Truesdale taking steps for sewage plant

By: 
Adam Rollins
Staff Writer

The city of Truesdale is taking steps toward building its own sewage treatment plant. The city announced last week that it is seeking an engineering firm to begin making plans for the project.

At the same time, city officials are concerned about the potentially ballooning cost of building a proposed storm shelter and community center at Bruer Park.

Truesdale aldermen discussed the project plans during a public meeting May 13. Truesdale has been mulling plans to expand sewer service since February, when a capacity limit at the Warrenton sewage plant put a stop to a major residential development along Veterans Memorial Parkway.

Warrenton announced that no more development outside its boundaries would be accepted for sewer treatment until its plant is expanded in 2027. That isn’t fast enough for Truesdale, which wants to welcome an ongoing wave of new housing and commercial development.

“This community continues to grow. Look at the growth in subdivisions, and possible industrial park stuff going on,” said Alderman Mike Thomas. “We need to get out from under (Warrenton).”

Truesdale Mayor Chris Watson told The Record the city hopes to build a plant that could handle 200,000 gallons of sewage treatment per day. That would allow for significant growth compared to the city’s current daily usage of 39,000 gallons.

Watson said a very early estimate for the cost of the project is up to $2.5 million, but the true cost won’t be clear until an engineer studies the project. What is clear is that Truesdale wouldn’t be able to finance such a project without major assistance from grants, Watson said.

Boonslick Regional Planning Commission Executive Director Chad Eggen is confident Truesdale could get that grant support. A grant from USDA Rural Development would cover 75 percent of the cost, if an engineering report shows the need, he said.

Along with other potential grants and added financing from USDA Rural Development, the project could be very affordable, Eggen said, and any loan financing could be paid back using service fees. Eggen added that the plant’s needed capacity will have to be determined by an engineer.

The city of Truesdale currently collects about $8,000 per month from homeowners and businesses to pay for Warrenton’s sewer service. That money would be redirected to pay for Truesdale’s plant once it’s operational, city officials said.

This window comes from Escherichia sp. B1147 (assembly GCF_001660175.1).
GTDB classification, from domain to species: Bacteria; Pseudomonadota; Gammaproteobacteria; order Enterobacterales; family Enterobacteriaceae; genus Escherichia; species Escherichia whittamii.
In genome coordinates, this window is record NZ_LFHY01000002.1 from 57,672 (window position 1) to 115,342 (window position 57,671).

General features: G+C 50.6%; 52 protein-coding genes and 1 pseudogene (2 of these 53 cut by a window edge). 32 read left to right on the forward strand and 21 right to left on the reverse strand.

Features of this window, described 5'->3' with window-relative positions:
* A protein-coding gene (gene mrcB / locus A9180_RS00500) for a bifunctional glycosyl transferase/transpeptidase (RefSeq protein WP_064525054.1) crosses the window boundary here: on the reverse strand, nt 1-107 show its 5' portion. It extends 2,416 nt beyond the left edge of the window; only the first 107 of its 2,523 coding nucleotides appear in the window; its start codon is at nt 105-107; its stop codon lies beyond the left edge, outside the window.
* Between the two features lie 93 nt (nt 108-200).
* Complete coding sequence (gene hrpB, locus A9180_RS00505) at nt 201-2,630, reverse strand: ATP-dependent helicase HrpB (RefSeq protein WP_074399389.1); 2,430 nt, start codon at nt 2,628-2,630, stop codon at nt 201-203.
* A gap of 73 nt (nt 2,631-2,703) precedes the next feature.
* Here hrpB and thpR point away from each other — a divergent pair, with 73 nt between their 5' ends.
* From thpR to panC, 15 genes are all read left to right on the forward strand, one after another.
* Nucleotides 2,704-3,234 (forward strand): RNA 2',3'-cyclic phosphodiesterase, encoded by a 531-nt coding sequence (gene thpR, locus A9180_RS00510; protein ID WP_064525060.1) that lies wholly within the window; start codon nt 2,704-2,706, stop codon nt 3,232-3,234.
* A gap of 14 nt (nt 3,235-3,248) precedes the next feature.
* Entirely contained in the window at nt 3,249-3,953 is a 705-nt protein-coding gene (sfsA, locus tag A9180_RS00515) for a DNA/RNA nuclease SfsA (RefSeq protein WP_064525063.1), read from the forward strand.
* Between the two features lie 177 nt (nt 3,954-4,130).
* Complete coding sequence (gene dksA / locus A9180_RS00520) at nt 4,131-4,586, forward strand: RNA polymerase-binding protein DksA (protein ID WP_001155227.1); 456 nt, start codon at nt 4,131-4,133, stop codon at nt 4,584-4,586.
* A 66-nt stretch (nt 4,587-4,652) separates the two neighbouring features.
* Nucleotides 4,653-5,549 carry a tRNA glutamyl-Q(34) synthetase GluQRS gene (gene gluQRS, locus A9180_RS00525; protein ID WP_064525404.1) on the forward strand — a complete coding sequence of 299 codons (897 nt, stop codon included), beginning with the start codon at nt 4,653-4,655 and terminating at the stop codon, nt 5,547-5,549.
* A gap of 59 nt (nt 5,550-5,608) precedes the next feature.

As alternates for sewer service, aldermen also discussed a joint sewer system with future industrial development, or requesting service from the large network of Public Water Supply District 2, which currently serves Wright City and parts of Warren and St. Charles counties.

Eggen said the engineer selected to study the project will evaluate what the most cost-effective option will be for Truesdale’s sewer service. He estimated that on a tight schedule, a plant could be built and online within the next few years.

Shelter uncertain

Aldermen also received an update on an estimated $1.8 million project to build a storm shelter and community center at Bruer Park. Truesdale officials are growing nervous over the looming cost of the project.

Engineering and construction for the shelter is being financed by a 90-percent cost share from the Federal Emergency Management Agency’s “safe room” grant program. But FEMA will only pay for features that are absolutely necessary for a shelter, and not things like air conditioning units, for example.

So although Truesdale’s portion of the project is supposed to be $186,000, city officials are worried that covering the gap between their and FEMA’s definition of “necessary” will cost upwards of double that.

“It’s a 10-percent match (for the city), but it’s really going to cost you 20 to 25 percent to get you the functions that you need,” commented project engineer Bart Korman.

Some of the structural requirements of the shelter are even going to stretch the budget of what FEMA does pay for, Korman said. If the project runs over budget, Truesdale would be responsible for the difference.

That concern weighed heavily on the aldermen and mayor as Korman told them that construction bids will be solicited and received by mid-August.

Mayor Watson said that’s when Truesdale will have to make a final decision about whether it will proceed with the project or back out.

“We want to make sure that the city can afford it,” Watson said. “We don’t want to put a bunch of money into it ... just to find out that our anticipated $180,000 match turned into a $500,000 project. ... That wouldn’t be doable.”

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